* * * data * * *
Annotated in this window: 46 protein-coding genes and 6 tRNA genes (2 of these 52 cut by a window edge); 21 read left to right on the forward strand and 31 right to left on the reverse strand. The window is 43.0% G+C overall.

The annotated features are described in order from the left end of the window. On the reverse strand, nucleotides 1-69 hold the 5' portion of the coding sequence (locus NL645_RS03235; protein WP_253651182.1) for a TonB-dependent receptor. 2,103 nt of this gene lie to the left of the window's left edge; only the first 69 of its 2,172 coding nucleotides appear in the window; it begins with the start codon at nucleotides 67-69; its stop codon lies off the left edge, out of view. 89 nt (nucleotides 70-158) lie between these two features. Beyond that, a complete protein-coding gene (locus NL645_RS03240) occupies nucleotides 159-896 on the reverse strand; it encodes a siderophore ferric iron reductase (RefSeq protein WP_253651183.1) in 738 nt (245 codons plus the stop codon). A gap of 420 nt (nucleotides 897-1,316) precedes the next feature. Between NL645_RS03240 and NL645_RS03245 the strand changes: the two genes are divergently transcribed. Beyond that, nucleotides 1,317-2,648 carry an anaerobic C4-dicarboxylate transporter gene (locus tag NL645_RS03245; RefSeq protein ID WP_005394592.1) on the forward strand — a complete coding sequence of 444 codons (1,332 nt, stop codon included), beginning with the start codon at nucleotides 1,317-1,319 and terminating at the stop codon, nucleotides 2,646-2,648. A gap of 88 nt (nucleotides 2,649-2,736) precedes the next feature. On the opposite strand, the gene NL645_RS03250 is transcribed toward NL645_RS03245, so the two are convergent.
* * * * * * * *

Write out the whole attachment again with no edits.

Annotated in this window: 46 protein-coding genes and 6 tRNA genes (2 of these 52 cut by a window edge); 21 read left to right on the forward strand and 31 right to left on the reverse strand. The window is 43.0% G+C overall.

The annotated features are described in order from the left end of the window. On the reverse strand, nucleotides 1-69 hold the 5' portion of the coding sequence (locus NL645_RS03235; protein WP_253651182.1) for a TonB-dependent receptor. 2,103 nt of this gene lie to the left of the window's left edge; only the first 69 of its 2,172 coding nucleotides appear in the window; it begins with the start codon at nucleotides 67-69; its stop codon lies off the left edge, out of view. 89 nt (nucleotides 70-158) lie between these two features. Beyond that, a complete protein-coding gene (locus NL645_RS03240) occupies nucleotides 159-896 on the reverse strand; it encodes a siderophore ferric iron reductase (RefSeq protein WP_253651183.1) in 738 nt (245 codons plus the stop codon). A gap of 420 nt (nucleotides 897-1,316) precedes the next feature. Between NL645_RS03240 and NL645_RS03245 the strand changes: the two genes are divergently transcribed. Beyond that, nucleotides 1,317-2,648 carry an anaerobic C4-dicarboxylate transporter gene (locus tag NL645_RS03245; RefSeq protein ID WP_005394592.1) on the forward strand — a complete coding sequence of 444 codons (1,332 nt, stop codon included), beginning with the start codon at nucleotides 1,317-1,319 and terminating at the stop codon, nucleotides 2,646-2,648. A gap of 88 nt (nucleotides 2,649-2,736) precedes the next feature. On the opposite strand, the gene NL645_RS03250 is transcribed toward NL645_RS03245, so the two are convergent.